111 egg recipes Very very long!!!

Discussion in 'Egg, Chicken, & Other Favorite Recipes' started by hypnofrogstevie, Dec 5, 2008.

  1. hypnofrogstevie

    hypnofrogstevie chick magnet

    Jul 12, 2007
    Newton NJ
    I bought this e-book and decided to share this with you guys. Its some really good stuff!

    111 EGG Recipes

    COOKING OF EGGS

    Any single food containing all the elements necessary to supply the
    requirements of the body is called a complete or typical food. Milk
    and eggs are frequently so called, because they sustain the young
    animals of their kind during a period of rapid growth. Nevertheless,
    neither of these foods forms a perfect diet for the human adult. Both
    are highly nutritious, but incomplete.

    Served with bread or rice, they form an admirable meal and one that is
    nutritious and easily digested. The white of eggs, almost pure
    albumin, is nutritious, and, when cooked in water at 170 degrees
    Fahrenheit, requires less time for perfect digestion than a raw egg.
    The white of a hard-boiled egg is tough and quite insoluble. The yolk,
    however, if the boiling has been done carefully for twenty minutes, is
    mealy and easily digested. Fried eggs, no matter what fat is used, are
    hard, tough and insoluble. The yolk of an egg cooks at a lower
    temperature than the white, and for this reason an egg should not be
    boiled unless the yolk alone is to be used.
    Ten eggs are supposed to weigh a pound, and, unless they are unusually
    large or small, this is quite correct.

    Eggs contain from 72 to 84 per cent. of water, about 12 to 14 per
    cent. of albuminoids. The yolk is quite rich in fat; the white
    deficient. They also contain mineral matter and extractives.
    To ascertain the freshness of an egg without breaking it, hold your
    hand around the egg toward a bright light or the sun and look through
    it. If the yolk appears quite round and the white clear, it is fresh.
    Or, if you put it in a bucket of water and it falls on its side, it is
    fresh. If it sort of topples in the water, standing on its end, it is
    fairly fresh, but, if it floats, beware of it. The shell of a fresh egg looks dull and porous. As it begins to age, the shell takes on a
    shiny appearance. If an egg is kept any length of time, a portion of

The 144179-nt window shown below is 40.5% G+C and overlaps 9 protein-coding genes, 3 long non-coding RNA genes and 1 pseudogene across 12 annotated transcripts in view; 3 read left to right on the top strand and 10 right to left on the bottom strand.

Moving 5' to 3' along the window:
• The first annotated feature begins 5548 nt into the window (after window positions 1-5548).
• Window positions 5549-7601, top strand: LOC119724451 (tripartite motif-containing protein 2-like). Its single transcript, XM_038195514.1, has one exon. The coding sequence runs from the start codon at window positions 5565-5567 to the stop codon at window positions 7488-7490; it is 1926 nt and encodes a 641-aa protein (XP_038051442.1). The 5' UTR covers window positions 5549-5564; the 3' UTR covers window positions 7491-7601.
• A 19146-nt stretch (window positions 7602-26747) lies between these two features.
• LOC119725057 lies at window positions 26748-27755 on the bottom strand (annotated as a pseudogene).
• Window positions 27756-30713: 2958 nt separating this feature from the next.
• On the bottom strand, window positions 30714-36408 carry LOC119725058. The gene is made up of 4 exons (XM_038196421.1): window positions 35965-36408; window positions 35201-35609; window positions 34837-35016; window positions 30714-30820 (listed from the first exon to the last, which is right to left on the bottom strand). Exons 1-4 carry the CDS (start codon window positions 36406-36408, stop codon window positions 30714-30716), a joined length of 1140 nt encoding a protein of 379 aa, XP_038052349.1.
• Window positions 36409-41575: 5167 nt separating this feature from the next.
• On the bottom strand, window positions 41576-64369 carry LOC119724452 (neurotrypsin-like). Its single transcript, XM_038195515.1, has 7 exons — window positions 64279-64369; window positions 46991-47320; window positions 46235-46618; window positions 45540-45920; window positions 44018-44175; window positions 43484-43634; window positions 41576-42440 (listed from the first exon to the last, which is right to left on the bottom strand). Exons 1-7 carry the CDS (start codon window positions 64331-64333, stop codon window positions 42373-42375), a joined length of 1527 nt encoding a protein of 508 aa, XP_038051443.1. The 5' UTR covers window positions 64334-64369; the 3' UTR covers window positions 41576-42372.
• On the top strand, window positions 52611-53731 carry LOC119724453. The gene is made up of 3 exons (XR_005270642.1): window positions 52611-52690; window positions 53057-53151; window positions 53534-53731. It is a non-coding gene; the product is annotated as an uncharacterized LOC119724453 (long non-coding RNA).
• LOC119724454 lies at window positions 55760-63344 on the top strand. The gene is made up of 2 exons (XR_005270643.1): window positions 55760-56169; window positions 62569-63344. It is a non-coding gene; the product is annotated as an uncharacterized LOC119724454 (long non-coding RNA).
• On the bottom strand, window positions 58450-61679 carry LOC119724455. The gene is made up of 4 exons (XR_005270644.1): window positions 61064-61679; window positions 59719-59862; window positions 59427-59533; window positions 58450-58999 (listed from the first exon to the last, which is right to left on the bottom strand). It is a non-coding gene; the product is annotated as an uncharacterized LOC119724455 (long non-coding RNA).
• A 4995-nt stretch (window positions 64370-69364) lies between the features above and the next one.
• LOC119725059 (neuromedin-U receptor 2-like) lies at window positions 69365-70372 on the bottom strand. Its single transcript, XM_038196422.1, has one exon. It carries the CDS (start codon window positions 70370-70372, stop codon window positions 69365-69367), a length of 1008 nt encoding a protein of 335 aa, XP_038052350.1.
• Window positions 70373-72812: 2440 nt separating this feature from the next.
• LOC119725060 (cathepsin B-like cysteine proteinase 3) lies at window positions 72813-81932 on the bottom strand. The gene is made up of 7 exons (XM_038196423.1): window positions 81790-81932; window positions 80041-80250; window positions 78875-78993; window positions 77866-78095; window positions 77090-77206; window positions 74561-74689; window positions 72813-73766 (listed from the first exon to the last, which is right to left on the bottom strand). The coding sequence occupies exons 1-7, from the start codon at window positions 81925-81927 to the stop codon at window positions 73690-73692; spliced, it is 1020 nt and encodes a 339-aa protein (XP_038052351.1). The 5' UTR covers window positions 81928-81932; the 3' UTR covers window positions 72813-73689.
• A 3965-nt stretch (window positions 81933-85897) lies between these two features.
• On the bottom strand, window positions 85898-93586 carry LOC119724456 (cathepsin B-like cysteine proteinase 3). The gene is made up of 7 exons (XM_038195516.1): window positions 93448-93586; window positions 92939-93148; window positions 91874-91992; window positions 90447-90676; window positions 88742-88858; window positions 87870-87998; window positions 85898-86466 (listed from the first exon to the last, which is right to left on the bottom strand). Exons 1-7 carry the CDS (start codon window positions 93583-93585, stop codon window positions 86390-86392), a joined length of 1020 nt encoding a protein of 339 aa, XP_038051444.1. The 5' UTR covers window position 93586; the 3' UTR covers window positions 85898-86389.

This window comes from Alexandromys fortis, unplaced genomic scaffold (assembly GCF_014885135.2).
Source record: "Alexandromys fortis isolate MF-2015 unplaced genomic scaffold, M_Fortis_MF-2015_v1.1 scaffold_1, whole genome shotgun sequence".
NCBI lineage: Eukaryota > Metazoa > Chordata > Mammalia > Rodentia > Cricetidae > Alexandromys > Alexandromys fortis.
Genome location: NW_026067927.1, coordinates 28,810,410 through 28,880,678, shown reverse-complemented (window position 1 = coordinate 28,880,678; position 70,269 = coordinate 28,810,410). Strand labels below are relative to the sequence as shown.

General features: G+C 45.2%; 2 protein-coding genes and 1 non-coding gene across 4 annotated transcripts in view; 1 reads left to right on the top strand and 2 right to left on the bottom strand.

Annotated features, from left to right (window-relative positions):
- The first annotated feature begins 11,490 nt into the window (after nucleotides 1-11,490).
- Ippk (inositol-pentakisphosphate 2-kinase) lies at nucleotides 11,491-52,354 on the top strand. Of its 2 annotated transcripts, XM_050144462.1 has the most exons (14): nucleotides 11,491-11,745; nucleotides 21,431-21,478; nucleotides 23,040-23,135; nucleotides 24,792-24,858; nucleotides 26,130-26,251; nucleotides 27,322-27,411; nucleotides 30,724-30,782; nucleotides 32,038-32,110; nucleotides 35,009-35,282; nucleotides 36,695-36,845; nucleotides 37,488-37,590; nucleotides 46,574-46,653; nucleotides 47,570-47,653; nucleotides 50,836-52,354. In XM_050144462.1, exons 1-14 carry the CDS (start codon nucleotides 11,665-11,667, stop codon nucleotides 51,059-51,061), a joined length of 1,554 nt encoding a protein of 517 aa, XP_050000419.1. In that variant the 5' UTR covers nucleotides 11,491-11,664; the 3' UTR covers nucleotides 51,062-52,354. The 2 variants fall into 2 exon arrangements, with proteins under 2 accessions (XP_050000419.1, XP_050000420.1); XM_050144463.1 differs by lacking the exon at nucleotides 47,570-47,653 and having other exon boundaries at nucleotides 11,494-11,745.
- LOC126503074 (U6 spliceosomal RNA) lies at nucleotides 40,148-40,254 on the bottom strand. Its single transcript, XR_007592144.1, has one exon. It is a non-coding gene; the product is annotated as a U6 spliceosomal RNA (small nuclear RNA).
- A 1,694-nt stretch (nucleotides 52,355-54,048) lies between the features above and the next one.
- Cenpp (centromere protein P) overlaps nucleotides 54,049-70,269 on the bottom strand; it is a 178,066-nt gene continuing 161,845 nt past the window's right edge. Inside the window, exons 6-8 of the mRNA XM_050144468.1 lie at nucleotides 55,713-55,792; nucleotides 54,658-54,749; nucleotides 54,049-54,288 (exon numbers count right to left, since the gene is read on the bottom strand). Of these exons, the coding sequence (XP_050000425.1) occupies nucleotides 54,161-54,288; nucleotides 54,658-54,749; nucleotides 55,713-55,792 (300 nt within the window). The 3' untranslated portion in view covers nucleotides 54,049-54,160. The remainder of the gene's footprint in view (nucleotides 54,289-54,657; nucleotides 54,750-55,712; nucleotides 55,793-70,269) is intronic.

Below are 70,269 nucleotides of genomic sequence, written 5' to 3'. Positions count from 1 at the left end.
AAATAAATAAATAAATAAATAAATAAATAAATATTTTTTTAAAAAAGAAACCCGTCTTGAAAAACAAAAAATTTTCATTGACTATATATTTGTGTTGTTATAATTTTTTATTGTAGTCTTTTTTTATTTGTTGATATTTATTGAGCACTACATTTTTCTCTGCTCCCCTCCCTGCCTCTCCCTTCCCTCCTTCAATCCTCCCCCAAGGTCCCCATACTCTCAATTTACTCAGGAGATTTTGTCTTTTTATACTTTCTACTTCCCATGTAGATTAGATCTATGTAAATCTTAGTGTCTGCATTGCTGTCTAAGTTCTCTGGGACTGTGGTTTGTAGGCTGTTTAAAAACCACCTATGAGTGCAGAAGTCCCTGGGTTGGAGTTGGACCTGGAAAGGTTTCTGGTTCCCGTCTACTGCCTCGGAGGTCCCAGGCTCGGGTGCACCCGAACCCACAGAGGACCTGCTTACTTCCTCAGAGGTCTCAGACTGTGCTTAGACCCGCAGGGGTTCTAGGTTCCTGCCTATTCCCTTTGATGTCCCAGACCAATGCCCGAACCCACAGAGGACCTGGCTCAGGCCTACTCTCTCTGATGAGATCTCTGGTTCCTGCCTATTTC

its water evaporates, which leaves a space in the shell, and the egg
    will "rattle." An egg that rattles may be perfectly good, and still
    not absolutely fresh.

    TO PRESERVE EGGS

    To preserve eggs it is only necessary to close the pores of the
    shells. This may be done by dipping them in melted paraffine, or
    packing them in salt, small ends down; or pack them in a keg and cover
    them with brine; or pack them in a keg, small ends down and cover them
    with lime water; this not only protects them from the air, but acts as
    a germicide.
    Eggs should not be packed for winter use later than the middle of May
    or earlier than the first of April. Where large quantities of the
    yolks are used, the whites may be evaporated and kept in glass bottles
    or jars. Spread them out on a stoneware or granite plate and allow
    them to evaporate at the mouth of a cool oven. When the mixture is
    perfectly dry, put it away. This powder is capable of taking up the
    same amount of water that has been evaporated from it, and may then be
    used the same as fresh whites.

    EGGS AND CRUMBING

    To do this successfully one must prepare a mixture, and not use the
    egg alone. If an egg mixture or a croquette is dipped in beaten egg
    and rolled in cracker crumbs and dropped into fat, it always has a
    greasy covering. This is the wrong way. To do it successfully and have
    the articles handsome, beat the egg until well mixed, add a
    teaspoonful of olive oil, a tablespoonful of water and a dash of
    pepper. Dip the articles into this mixture, and then drop them on
    quite a thick bed of either sifted dry bread crumbs or soft white
    bread crumbs.
    I prefer sifted dry bread crumbs for croquettes, and soft white crumbs
    for lobster cutlets and deviled crabs.

    SHIRRED EGGS

    Cover the bottoms of individual dishes with a little butter and a few
    fresh bread crumbs; drop into each dish two fresh eggs; stand this
    dish in a pan of hot water and cook in the oven until the whites are
    "set." Put a tiny bit of butter in the middle of each, and a dusting
    of salt and pepper.
    EGGS MEXICANA

    Put two tablespoonfuls of butter in a saucepan. Add four
    tablespoonfuls of finely chopped onion and shake until the onion is
    soft, but not brown. Then add four Spanish peppers cut in strips, a
    dash of red pepper and a half pint of tomatoes; the tomatoes should be
    in rather solid pieces. Add a seasoning of pepper and salt. Let this
    cook slowly while you shir the desired quantity of eggs. When the eggs
    are ready to serve, put two tablespoonfuls of this sauce at each side
    of the dish, and send at once to the table.

    EGGS ON A PLATE

    Rub the bottom of a baking dish with butter. Dust it lightly with salt
    and pepper. Break in as many fresh eggs as required. Stand the dish in
    a basin of water and cook in the oven five minutes, or until the